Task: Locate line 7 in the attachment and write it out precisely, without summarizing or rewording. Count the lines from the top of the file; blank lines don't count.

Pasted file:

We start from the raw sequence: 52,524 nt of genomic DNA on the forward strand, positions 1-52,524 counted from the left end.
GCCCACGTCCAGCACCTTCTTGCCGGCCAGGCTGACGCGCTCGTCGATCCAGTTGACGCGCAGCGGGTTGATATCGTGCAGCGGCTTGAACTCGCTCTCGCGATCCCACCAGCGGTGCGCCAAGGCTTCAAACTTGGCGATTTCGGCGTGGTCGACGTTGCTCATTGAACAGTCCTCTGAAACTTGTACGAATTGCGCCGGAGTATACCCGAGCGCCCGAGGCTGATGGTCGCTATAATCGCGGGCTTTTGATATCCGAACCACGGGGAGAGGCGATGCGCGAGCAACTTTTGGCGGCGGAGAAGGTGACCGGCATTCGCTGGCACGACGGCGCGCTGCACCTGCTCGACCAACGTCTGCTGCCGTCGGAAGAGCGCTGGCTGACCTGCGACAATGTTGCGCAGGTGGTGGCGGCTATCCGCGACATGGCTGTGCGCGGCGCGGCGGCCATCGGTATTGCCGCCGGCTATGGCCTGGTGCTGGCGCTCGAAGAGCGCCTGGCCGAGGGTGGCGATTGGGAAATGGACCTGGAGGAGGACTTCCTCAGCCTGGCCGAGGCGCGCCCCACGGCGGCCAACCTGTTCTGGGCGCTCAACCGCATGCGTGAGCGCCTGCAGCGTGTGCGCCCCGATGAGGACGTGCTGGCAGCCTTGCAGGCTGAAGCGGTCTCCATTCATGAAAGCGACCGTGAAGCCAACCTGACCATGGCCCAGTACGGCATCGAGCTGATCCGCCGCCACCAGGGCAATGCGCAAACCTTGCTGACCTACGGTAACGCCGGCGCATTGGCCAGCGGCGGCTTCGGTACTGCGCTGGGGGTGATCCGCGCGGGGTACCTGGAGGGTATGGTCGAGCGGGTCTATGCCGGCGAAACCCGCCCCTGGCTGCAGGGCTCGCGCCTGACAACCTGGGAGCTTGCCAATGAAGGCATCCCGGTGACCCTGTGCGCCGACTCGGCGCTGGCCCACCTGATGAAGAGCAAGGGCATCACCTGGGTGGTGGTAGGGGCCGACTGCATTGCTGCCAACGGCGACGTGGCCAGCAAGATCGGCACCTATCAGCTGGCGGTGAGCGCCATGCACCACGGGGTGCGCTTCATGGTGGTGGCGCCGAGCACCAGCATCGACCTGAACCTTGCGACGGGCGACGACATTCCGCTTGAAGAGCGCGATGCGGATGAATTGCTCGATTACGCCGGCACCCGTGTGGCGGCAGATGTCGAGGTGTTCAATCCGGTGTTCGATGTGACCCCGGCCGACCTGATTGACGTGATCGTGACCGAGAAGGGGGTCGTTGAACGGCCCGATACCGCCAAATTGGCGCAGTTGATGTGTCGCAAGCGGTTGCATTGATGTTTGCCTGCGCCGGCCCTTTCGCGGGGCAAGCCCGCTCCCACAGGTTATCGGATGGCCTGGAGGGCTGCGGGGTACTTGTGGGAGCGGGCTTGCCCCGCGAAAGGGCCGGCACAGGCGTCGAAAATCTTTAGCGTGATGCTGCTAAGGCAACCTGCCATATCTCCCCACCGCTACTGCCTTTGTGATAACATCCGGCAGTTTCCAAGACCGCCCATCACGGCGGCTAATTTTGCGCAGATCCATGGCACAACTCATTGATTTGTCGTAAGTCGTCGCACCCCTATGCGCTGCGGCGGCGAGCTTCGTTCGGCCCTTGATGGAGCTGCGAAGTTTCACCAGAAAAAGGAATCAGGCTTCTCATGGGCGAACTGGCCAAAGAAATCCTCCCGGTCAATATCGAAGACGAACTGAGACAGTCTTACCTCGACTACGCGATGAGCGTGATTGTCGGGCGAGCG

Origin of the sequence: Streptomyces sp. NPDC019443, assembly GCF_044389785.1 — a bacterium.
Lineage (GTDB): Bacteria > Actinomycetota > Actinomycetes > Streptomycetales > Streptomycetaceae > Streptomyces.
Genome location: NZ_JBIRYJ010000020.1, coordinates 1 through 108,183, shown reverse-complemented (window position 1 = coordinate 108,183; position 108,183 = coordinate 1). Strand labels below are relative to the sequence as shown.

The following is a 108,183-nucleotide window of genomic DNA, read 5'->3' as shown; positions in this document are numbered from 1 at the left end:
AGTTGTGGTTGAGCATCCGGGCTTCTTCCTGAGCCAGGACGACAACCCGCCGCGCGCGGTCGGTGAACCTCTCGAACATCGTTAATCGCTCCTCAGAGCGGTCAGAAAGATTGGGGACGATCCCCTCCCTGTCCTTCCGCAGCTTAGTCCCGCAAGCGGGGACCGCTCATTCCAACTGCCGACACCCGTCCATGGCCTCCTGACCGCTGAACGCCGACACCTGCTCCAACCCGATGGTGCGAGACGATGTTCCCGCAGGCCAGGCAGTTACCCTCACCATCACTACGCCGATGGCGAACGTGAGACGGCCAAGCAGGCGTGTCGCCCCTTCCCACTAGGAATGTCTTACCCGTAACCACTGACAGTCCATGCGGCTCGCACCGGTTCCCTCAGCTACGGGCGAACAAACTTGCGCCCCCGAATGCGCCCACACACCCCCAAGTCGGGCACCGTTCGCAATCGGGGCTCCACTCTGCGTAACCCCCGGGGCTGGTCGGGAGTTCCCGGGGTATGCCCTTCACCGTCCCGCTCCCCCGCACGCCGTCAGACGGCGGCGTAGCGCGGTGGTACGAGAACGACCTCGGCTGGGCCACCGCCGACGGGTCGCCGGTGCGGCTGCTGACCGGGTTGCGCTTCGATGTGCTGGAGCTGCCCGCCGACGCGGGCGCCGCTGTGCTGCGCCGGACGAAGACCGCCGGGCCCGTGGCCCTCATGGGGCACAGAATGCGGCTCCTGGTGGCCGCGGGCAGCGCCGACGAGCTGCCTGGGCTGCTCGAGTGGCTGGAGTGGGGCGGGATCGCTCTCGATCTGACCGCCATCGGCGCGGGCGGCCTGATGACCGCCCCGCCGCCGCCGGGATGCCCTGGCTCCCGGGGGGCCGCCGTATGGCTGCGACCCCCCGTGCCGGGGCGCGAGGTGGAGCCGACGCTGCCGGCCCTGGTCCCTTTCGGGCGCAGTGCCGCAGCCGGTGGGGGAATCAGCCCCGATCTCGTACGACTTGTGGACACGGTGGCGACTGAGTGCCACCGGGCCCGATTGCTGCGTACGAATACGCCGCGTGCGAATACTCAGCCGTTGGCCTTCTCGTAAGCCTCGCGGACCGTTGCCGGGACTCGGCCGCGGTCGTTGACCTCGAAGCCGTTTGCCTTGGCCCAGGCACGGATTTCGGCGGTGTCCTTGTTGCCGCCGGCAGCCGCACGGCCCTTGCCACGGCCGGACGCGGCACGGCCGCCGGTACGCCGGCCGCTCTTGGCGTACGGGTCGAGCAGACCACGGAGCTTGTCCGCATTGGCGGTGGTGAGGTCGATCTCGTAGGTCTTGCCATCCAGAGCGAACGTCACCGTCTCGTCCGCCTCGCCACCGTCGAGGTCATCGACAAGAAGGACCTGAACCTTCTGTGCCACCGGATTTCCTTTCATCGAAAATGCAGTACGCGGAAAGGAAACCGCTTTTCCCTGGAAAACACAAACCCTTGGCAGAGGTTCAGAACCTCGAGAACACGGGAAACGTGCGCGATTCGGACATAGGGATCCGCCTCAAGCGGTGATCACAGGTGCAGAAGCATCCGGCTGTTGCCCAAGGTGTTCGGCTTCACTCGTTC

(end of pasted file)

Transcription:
AGTTGTGGTTGAGCATCCGGGCTTCTTCCTGAGCCAGGACGACAACCCGCCGCGCGCGGTCGGTGAACCTCTCGAACATCGTTAATCGCTCCTCAGAGCGGTCAGAAAGATTGGGGACGATCCCCTCCCTGTCCTTCCGCAGCTTAGTCCCGCAAGCGGGGACCGCTCATTCCAACTGCCGACACCCGTCCATGGCCTCCTGACCGCTGAACGCCGACACCTGCTCCAACCCGATGGTGCGAGACGATGTTCCCGCAGGCCAGGCAGTTACCCTCACCATCACTACGCCGATGGCGAACGTGAGACGGCCAAGCAGGCGTGTCGCCCCTTCCCACTAGGAATGTCTTACCCGTAACCACTGACAGTCCATGCGGCTCGCACCGGTTCCCTCAGCTACGGGCGAACAAACTTGCGCCCCCGAATGCGCCCACACACCCCCAAGTCGGGCACCGTTCGCAATCGGGGCTCCACTCTGCGTAACCCCCGGGGCTGGTCGGGAGTTCCCGGGGTATGCCCTTCACCGTCCCGCTCCCCCGCACGCCGTCAGACGGCGGCGTAGCGCGGTGGTACGAGAACGACCTCGGCTGGGCCACCGCCGACGGGTCGCCGGTGCGGCTGCTGACCGGGTTGCGCTTCGATGTGCTGGAGCTGCCCGCCGACGCGGGCGCCGCTGTGCTGCGCCGGACGAAGACCGCCGGGCCCGTGGCCCTCATGGGGCACAGAATGCGGCTCCTGGTGGCCGCGGGCAGCGCCGACGAGCTGCCTGGGCTGCTCGAGTGGCTGGAGTGGGGCGGGATCGCTCTCGATCTGACCGCCATCGGCGCGGGCGGCCTGATGACCGCCCCGCCGCCGCCGGGATGCCCTGGCTCCCGGGGGGCCGCCGTATGGCTGCGACCCCCCGTGCCGGGGCGCGAGGTGGAGCCGACGCTGCCGGCCCTGGTCCCTTTCGGGCGCAGTGCCGCAGCCGGTGGGGGAATCAGCCCCGATCTCGTACGACTTGTGGACACGGTGGCGACTGAGTGCCACCGGGCCCGATTGCTGCGTACGAATACGCCGCGTGCGAATACTCAGCCGTTGGCCTTCTCGTAAGCCTCGCGGACCGTTGCCGGGACTCGGCCGCGGTCGTTGACCTCGAAGCCGTTTGCCTTGGCCCAGGCACGGATTTCGGCGGTGTCCTTGTTGCCGCCGGCAGCCGCACGGCCCTTGCCACGGCCGGACGCGGCACGGCCGCCGGTACGCCGGCCGCTCTTGGCGTACGGGTCGAGCAGACCACGGAGCTTGTCCGCATTGGCGGTGGTGAGGTCGATCTCGTAGGTCTTGCCATCCAGAGCGAACGTCACCGTCTCGTCCGCCTCGCCACCGTCGAGGTCATCGACAAGAAGGACCTGAACCTTCTGTGCCACCGGATTTCCTTTCATCGAAAATGCAGTACGCGGAAAGGAAACCGCTTTTCCCTGGAAAACACAAACCCTTGGCAGAGGTTCAGAACCTCGAGAACACGGGAAACGTGCGCGATTCGGACATAGGGATCCGCCTCAAGCGGTGATCACAGGTGCAGAAGCATCCGGCTGTTGCCCAAGGTGTTCGGCTTCACTCGTTC